Monday, January 28, 2019

The Smoking Finger

No, I don't have one of those fancy new fangled phones
that take photos, so I put what's left of my index finger in the scanner.
Surgeons and nurses toiling in an operating room become habituated to a very controlled environment where everything from lighting to air quality is subject to rigid regimentation. Unpredictable events throw a monkey wrench in the midst of this enforced order, often times, leading to a cascade of adverse events  which can result in personal  injury to staff.

Voice modulation morphs into a surgeons unduly harsh verbal  admonishment of the offending party. Harried nurses, desperate for a resolution to the problem throw caution to the wind and find themselves in a precarious situation while attempting to solve the problem. Desperation seldom leads to reasoned thinking. The ensuing pandemonium is enough to flummox a pope.

Operating rooms can be dangerous places. Surgeons waiting for someone to fall asleep before cutting them might, at face value, seem unsavory, but the notion of live by the sword; die by the sword holds true in the OR.  Those sharpened chunks of stainless steel do not discriminate when inflicting their trauma and Bovies don't care what  tissue they roast.

 As a circulating nurse I was known for constructing elaborate platforms for height challenged scrub nurses. My colleague, Janess, loved my elevation tactics and was so enamored with one of my creations she failed to notice an unusually low hanging overhead light. As she emergently  ascended my stairway to operating room heaven for an urgent trauma case,  the crown of her head struck the low hanging illuminary with a sickening THUD..CRASH. After finishing the case, a close inspection of her cranial vertex revealed a hematoma the size of the distal end of a Babcock. After a quick neuro check and 15 minutes with an ice pack she was back on duty. I've witnessed several intraoperative injuries to staff and not a single nurse or surgeon broke scrub, no matter the extent of the injury.

Karma can be a cruel mistress and I soon received my payback for contributing to Janess's unfortunate mishap. I was finishing up a case with Dr. Oddo that entailed resecting a menengioma. These tumors are outside the brain and with removal have an excellent prognosis. I was in a great mood thinking about how we were actually being  of some service to the poor soul suffering from this nasty,  neoplastic malady. One thing I've learned over the years is to be wary of those euphoric Kumbaya moments when everything seems to fall in place because a true shitstorm is often in the works.

Dr. Oddo had been using a foot pedal actuated Mallis bipolar cautery during the case. This nifty little device looks like a pair of tweezers with an electric cord attached to a high voltage generator. When Dr. Oddo tramped on his foot pedal electricity flowed between the tips of the tweezer like device cauterizing anything in between. It was a great little gadget for controlling bleeding in small vessels.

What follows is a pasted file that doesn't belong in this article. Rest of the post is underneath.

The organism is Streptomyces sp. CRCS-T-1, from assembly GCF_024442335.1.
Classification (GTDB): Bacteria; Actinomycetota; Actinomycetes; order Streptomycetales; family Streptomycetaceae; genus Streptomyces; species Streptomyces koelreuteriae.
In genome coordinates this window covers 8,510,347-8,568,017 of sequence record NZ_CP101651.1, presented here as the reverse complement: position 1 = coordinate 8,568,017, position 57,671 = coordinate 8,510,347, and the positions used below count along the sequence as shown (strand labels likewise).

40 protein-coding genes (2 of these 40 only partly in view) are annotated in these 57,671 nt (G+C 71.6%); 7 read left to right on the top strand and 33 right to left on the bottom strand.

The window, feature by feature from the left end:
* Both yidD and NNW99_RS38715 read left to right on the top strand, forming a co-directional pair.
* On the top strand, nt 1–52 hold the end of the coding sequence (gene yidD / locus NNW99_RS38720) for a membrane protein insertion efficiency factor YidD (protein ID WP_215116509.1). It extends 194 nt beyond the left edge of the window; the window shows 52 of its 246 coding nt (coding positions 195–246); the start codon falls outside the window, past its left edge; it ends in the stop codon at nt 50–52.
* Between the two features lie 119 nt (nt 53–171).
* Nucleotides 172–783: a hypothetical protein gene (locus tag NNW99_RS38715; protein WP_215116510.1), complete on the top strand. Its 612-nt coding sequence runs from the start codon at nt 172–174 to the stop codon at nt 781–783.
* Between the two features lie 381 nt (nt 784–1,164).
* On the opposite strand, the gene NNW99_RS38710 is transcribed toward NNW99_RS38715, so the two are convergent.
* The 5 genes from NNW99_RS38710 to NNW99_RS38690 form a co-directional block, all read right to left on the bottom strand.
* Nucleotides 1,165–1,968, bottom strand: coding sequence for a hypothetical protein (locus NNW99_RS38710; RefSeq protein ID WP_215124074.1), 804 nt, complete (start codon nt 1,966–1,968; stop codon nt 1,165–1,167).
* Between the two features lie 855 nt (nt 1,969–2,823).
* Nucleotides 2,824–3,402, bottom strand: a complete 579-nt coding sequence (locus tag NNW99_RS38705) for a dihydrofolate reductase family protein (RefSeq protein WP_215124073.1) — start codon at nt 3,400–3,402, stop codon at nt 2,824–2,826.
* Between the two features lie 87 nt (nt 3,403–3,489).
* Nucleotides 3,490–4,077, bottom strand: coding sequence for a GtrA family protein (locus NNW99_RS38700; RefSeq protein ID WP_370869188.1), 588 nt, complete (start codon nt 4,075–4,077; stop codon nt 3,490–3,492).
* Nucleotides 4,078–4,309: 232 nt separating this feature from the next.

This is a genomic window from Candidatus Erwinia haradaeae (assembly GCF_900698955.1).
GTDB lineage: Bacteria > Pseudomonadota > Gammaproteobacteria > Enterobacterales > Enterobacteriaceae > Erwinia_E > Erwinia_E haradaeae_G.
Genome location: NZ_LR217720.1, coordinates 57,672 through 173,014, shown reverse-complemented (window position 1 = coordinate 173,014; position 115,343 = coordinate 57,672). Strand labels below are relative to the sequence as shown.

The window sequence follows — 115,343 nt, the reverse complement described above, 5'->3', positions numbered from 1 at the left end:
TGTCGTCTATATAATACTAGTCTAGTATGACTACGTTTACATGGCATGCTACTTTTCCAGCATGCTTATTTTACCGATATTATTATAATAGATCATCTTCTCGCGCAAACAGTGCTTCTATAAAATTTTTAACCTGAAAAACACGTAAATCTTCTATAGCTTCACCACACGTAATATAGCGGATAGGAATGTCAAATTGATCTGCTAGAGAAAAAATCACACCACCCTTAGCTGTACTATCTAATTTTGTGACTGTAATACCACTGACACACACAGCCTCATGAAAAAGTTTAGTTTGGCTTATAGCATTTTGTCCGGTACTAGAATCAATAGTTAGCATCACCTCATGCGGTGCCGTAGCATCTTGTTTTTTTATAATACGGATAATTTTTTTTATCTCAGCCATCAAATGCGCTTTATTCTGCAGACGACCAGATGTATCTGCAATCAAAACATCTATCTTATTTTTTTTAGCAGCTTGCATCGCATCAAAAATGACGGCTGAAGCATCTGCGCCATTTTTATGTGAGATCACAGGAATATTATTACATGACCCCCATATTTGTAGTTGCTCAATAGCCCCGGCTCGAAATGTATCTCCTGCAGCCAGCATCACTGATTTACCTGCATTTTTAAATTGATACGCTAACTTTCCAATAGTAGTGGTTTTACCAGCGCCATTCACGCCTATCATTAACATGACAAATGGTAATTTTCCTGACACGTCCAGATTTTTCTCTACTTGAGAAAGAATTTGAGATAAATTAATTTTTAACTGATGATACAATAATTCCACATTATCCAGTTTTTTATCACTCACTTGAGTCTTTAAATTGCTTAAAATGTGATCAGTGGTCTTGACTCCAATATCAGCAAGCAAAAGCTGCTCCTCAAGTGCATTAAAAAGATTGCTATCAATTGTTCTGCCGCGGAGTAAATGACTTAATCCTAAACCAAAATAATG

Dr. Oddo loved to instruct the anesthetist to lighten the anesthesia near the end of a case. One  of his favorite phrases in the post-op report was, "The patient was able to transfer from the OR table to the awaiting carriage independently." This sometimes made for exciting moments near the end of surgeries when the patient took ambulatory surgery to a new level and decided to bail out before the final skin sutures were in place.

Sure enough, just as Dr. Oddo started closing the skin flap the patient began to emerge from general anesthesia. As he came to, his right leg spasmed into a mighty lateral kicking motion impacting Dr. Oddo's leg poised with his foot just above the Bovie actuating pedal. I was tidying up by clearing off the operative field and was preparing to wipe down the distal, business end of the Bovie forceps. The patients kick to the good doctor's leg turned the Bovie forceps ON and as the juice flowed a sickening burnt flesh/charred rubber glove malodorous scent filled the air.

The Bovie had cooked my right index finger on the distal phalange. As the smoke cleared I requested a new glove and plunged  what was left of  my smoking finger into a fresh sterile barrier. There must be some truth to the notion the body releases pain killers when traumatized because initially I was pain free. Upon finishing the case and pealing off the second glove the extent of the injury became apparent. The end of my finger had extensive "remodeling" with the distal aspect about 1/3 AWOL.

Dr. Oddo helped me remove the melted latex glove from the wound and suggested wrapping the finger with iodoform gauze. Dr. Slambow was consulted and said "welcome to the club" while showing off a massive scar on his right palm. After about 4 weeks, it was time for the unveiling. Dr. Oddo involved himself in a spirited debate with Dr. Slambow questioning whether  the nasty blackish tissue around the wound was eschar or scar tissue.

After the unveiling and the scar/eschar mess was pealed off I had a functional but rather disfigured index finger with a square tip and missing 1/2 the nail. I never missed a day of work and today I regard what's left of the end of that finger as a badge of honor. It's better than thinking of it as a living monument to my foolishness.